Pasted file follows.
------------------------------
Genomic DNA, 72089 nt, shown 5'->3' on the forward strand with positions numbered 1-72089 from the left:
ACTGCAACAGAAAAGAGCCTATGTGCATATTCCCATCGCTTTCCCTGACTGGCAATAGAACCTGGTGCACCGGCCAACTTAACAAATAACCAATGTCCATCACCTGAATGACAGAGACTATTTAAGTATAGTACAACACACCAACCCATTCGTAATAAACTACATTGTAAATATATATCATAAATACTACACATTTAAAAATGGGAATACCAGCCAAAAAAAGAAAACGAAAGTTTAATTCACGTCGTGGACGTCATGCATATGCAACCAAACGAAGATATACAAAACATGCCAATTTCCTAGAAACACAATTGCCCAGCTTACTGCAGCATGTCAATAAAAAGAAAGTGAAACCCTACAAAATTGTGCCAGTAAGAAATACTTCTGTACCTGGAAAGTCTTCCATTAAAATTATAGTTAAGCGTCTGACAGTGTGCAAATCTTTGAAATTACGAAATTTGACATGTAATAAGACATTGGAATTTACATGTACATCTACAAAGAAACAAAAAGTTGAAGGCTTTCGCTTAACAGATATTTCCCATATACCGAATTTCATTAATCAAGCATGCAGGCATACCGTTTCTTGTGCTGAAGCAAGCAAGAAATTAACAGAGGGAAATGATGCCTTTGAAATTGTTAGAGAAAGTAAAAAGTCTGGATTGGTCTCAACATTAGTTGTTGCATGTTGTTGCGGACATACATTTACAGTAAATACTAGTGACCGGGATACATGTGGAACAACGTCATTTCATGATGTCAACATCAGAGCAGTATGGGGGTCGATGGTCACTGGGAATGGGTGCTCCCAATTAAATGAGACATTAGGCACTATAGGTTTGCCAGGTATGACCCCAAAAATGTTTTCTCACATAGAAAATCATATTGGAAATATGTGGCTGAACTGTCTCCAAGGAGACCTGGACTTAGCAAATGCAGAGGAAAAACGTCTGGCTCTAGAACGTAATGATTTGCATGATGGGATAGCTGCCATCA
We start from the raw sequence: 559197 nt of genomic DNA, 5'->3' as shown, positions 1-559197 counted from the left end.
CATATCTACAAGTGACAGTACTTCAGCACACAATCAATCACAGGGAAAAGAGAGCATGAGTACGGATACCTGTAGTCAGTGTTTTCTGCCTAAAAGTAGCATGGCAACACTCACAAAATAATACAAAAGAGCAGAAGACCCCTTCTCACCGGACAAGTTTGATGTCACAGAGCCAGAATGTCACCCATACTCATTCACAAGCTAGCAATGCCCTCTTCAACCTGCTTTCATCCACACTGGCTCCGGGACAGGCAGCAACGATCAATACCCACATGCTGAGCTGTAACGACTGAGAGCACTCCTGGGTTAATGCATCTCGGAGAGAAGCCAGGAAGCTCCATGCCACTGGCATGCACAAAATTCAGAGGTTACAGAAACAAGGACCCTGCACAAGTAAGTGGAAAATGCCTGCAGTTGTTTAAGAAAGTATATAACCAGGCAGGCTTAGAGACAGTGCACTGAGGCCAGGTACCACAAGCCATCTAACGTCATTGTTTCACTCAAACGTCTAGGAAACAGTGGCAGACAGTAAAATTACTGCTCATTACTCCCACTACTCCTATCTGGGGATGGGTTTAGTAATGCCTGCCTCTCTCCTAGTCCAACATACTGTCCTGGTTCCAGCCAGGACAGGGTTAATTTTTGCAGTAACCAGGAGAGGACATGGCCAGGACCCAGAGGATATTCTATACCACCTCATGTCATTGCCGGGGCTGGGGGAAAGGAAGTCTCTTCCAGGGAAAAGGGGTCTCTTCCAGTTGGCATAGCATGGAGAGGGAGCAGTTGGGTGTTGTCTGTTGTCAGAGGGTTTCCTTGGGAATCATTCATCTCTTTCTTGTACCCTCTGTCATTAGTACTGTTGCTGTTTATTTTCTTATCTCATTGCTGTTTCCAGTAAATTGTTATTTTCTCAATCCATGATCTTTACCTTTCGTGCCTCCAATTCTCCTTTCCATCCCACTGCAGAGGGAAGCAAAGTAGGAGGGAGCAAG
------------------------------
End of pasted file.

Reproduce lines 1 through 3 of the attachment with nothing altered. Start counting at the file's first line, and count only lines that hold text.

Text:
Genomic DNA, 72089 nt, shown 5'->3' on the forward strand with positions numbered 1-72089 from the left:
ACTGCAACAGAAAAGAGCCTATGTGCATATTCCCATCGCTTTCCCTGACTGGCAATAGAACCTGGTGCACCGGCCAACTTAACAAATAACCAATGTCCATCACCTGAATGACAGAGACTATTTAAGTATAGTACAACACACCAACCCATTCGTAATAAACTACATTGTAAATATATATCATAAATACTACACATTTAAAAATGGGAATACCAGCCAAAAAAAGAAAACGAAAGTTTAATTCACGTCGTGGACGTCATGCATATGCAACCAAACGAAGATATACAAAACATGCCAATTTCCTAGAAACACAATTGCCCAGCTTACTGCAGCATGTCAATAAAAAGAAAGTGAAACCCTACAAAATTGTGCCAGTAAGAAATACTTCTGTACCTGGAAAGTCTTCCATTAAAATTATAGTTAAGCGTCTGACAGTGTGCAAATCTTTGAAATTACGAAATTTGACATGTAATAAGACATTGGAATTTACATGTACATCTACAAAGAAACAAAAAGTTGAAGGCTTTCGCTTAACAGATATTTCCCATATACCGAATTTCATTAATCAAGCATGCAGGCATACCGTTTCTTGTGCTGAAGCAAGCAAGAAATTAACAGAGGGAAATGATGCCTTTGAAATTGTTAGAGAAAGTAAAAAGTCTGGATTGGTCTCAACATTAGTTGTTGCATGTTGTTGCGGACATACATTTACAGTAAATACTAGTGACCGGGATACATGTGGAACAACGTCATTTCATGATGTCAACATCAGAGCAGTATGGGGGTCGATGGTCACTGGGAATGGGTGCTCCCAATTAAATGAGACATTAGGCACTATAGGTTTGCCAGGTATGACCCCAAAAATGTTTTCTCACATAGAAAATCATATTGGAAATATGTGGCTGAACTGTCTCCAAGGAGACCTGGACTTAGCAAATGCAGAGGAAAAACGTCTGGCTCTAGAACGTAATGATTTGCATGATGGGATAGCTGCCATCA
We start from the raw sequence: 559197 nt of genomic DNA, 5'->3' as shown, positions 1-559197 counted from the left end.